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Home : Media : News
NEWS | March 9, 2023

U. S. - Indo Joint Working Group on Aircraft Carrier Technology Cooperation Meets in India

By Program Executive Office Aircraft Carriers Public Affairs

WASHINGTON NAVY YARD, DC – The sixth meeting of the U.S. – Indo Joint Working Group on Aircraft Carrier Technology Cooperation (JWGACTC) concluded on Mar. 3 in India, marking a successful, bilateral exchange of information and best practices in the areas of ship construction and maintenance.

The five-day meeting, co-chaired by Rear Adm. James P. Downey, program executive officer for aircraft carriers, representing the U.S. delegation; and Rear Adm. Sandeep Mehta, Assistant Controller Carrier Projects for the Indian Navy, deepened a successful legacy of cooperation between the two Pacific nations—sessions launched in August 2015 as part of a U.S. - India Defense Technology and Trade Initiative (DTTI).

“India is a vital strategic partner for the United States,” said Downey, “and our program office takes pride in the collaborative spirit we’ve built with our Indian Navy counterparts.  Our technology is diverse, while our goal is linked foundationally—to accelerate our respective missions of building and maintaining these extremely capable ships and systems that deliver readiness to our fleets.”

In mid-February, India logged an important milestone when it completed initial flight deck trials on its first indigenous aircraft carrier, INS Vikrant.

“Back in 2015, the first Indian Navy delegation visited Norfolk and toured the Gerald R. Ford [CVN 78] when she was still in construction at Newport News Shipbuilding,” Downey recalled.  “And this week, our U.S. team stood on board India’s new INS Vikrant, the largest naval ship ever built in India—that was an inspiring moment.”  INS Vikrant is expected to begin operations later this year, a step reflective of the government’s vision of Atmanirbhar Bharat, or greater self-reliance.

JWGACTC Tour Highlights

In a robust slate of events conducted from 27 February to 3 March, JWGACTC representatives gathered in New Delhi at the Kota House and visited India’s Directorate of Naval Design, discussing areas of mutual interest in several technology areas, including topside aircraft carrier systems and aircraft / ship integration.  Meeting participants delivered updates and discussed opportunities for the two navies to expand cooperation under the initiative.  Rear Adm Downey also met with Vice Chief of Naval Staff Vice Adm. SN Ghormade, DTTI Interagency Task Force (DIATF) Co-Chair Lt. Gen. Manjinder Singh, and Vice Adm. Kiran Deshmukh, Controller of Warship Production and Acquisition.

The combined delegation then flew to Kochi, Kerala, on India’s southwest coast, for a tour of Cochin Shipyard Limited, where INS Vikrant was built. Vikrant is the third ship to bear the name, and the first aircraft carrier built entirely by the Indian government and industrial base.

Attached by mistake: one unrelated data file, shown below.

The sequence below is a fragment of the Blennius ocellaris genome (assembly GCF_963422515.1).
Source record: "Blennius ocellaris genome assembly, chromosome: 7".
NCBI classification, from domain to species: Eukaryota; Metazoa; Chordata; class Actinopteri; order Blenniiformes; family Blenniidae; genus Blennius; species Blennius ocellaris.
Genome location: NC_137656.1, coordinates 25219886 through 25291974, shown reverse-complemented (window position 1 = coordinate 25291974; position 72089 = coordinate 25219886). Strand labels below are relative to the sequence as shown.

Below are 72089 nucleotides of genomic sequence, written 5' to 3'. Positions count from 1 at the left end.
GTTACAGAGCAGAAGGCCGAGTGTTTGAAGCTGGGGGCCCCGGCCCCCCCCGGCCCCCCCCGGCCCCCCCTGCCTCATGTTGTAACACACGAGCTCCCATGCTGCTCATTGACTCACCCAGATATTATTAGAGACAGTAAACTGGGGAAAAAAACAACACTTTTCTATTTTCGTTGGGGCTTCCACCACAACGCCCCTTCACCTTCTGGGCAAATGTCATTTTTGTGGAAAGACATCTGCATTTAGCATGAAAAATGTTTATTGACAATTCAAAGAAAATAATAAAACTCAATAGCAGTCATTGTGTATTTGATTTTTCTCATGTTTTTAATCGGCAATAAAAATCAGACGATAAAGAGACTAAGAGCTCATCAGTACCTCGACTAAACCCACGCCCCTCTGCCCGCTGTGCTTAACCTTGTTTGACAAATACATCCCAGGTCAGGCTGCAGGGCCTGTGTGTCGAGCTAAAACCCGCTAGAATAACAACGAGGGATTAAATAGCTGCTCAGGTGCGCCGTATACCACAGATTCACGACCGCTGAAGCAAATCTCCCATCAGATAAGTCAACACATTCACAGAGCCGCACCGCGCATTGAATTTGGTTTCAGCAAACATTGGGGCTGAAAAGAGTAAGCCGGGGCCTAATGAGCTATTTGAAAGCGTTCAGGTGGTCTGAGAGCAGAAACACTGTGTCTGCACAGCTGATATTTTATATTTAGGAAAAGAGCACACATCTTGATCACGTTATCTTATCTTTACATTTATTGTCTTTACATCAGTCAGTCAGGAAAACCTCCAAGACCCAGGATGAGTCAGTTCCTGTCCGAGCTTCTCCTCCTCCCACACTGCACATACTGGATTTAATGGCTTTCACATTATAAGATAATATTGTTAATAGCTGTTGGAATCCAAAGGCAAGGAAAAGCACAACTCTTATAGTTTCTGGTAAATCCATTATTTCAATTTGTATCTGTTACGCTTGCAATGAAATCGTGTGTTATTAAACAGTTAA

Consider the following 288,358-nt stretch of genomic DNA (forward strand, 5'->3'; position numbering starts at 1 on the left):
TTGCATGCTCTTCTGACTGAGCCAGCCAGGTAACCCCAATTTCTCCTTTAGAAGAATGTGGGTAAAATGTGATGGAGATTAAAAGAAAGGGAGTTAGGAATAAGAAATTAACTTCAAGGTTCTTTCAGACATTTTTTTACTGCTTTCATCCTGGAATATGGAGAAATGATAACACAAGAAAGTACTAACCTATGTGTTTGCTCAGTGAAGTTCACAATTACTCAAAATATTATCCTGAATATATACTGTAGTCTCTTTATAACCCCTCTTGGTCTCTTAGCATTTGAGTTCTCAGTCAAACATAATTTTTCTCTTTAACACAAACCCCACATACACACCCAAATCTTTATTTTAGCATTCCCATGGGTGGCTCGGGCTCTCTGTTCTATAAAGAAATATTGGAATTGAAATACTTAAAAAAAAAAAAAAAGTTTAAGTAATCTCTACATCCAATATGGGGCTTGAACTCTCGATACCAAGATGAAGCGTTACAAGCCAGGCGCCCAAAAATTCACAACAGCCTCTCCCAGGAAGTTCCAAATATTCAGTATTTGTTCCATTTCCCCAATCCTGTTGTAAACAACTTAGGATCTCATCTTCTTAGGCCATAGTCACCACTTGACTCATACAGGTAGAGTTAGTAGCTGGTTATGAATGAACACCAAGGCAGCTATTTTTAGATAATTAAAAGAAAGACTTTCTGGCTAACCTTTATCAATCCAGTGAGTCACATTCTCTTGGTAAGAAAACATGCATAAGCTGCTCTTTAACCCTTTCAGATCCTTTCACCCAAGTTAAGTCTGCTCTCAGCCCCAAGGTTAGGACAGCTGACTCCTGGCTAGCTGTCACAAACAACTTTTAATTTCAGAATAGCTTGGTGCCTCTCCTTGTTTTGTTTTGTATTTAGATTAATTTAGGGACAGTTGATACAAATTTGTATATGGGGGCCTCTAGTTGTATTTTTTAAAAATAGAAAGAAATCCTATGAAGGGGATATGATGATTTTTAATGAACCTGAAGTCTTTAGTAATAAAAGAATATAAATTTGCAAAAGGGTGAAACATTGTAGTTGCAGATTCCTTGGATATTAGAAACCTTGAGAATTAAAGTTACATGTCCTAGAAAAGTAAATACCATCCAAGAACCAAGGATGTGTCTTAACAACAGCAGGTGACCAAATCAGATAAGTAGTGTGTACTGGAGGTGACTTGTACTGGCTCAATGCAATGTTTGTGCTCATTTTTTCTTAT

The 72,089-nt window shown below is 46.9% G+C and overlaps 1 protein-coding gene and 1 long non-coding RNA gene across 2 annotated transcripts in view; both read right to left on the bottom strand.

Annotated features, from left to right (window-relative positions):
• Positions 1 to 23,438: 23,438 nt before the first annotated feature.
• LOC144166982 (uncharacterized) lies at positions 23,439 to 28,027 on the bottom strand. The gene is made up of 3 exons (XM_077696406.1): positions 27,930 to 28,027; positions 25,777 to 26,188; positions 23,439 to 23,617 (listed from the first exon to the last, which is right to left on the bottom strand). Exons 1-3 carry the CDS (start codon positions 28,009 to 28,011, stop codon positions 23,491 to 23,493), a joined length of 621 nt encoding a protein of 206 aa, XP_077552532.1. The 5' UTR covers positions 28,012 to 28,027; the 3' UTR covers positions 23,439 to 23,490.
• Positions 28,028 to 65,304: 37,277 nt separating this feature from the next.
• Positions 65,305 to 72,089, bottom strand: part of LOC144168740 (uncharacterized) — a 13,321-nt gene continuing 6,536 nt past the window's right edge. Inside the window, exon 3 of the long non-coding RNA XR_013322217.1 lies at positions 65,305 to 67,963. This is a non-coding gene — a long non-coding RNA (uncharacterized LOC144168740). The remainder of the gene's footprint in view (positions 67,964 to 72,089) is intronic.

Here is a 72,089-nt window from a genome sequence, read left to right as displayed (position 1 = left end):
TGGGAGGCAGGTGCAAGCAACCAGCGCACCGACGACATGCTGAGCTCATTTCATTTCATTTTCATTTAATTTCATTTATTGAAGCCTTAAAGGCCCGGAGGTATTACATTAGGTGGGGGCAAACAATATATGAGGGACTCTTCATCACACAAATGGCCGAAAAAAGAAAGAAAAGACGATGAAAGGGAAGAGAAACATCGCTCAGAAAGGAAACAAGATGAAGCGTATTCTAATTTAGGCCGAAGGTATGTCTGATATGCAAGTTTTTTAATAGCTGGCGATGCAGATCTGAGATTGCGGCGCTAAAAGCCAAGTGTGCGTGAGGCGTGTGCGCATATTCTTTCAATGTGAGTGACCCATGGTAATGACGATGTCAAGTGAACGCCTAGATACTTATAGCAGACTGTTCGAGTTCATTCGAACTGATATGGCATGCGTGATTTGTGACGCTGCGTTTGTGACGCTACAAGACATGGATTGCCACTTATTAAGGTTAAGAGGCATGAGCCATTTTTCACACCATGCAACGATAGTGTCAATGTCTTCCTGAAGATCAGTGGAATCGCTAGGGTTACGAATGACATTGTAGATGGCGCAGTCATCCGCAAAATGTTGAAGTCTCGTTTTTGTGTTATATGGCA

Capt. Brian Metcalf, who leads the Gerald R. Ford-Class New Construction Program Office (PMS 378), appreciated the first-hand look at India’s indigenous ship building capability and Cochin’s modern facilities, tasked with designing and manufacturing the country’s next generation aircraft carrier.

“Looking at our ships, the designs are clearly different: from propulsion to how we launch aircraft—Ford, for instance, using EMALS [Electromagnetic Aircraft Launch System] and AAG [Advanced Arresting Gear]; while India employs a STOBAR [short takeoff barrier-assisted recovery] system to launch aircraft off a ski-jump ramp,” said Metcalf.

“In terms of the art and science of shipbuilding and sustainment and the need for building efficiencies into everything we do, whether that’s leveraging resources or building smarter, we share similar challenges and goals.  So we can benefit from hearing new operating philosophies and ideas for streamlining business practices.  All of that goes a long way toward enhancing interoperability at sea.”

While in Kochi, Downey also visited India’s Southern Naval Command, meeting with Vice Adm. M.A. Hampiholi and visiting the Naval Institute of Aeronautical Technology and the School for Naval Airmen.

Hampiholi afforded Downey the opportunity to meet with trainees at the Advanced Aero Engine Training Centre and to see the school’s Basic and Specialist Vehicle Simulator, mockup helo decks, and Virtual Reality-Aircraft Rescue and Fire Fighting Training Facility, as well as the Indian Navy's P-8I long-range, multi-mission, maritime patrol aircraft simulator.

After several years of interruptions due to COVID-19, JWGACTC participants were pleased to return to this annual in-person meeting format, with the face-to-face interaction fostering closer relationships, particularly among newer team members.

“One-on-one as well as face-to-face team engagement is so important,” said Downey.  “These forums and exchanges build trust and teamwork.  That’s when you learn across the joint team and when you establish solid foundations and protocols that enhance operations and interoperability for our futures.”

Building on this highly successful meeting, the seventh JWGACTC meeting is scheduled to be held in the United States in 2024.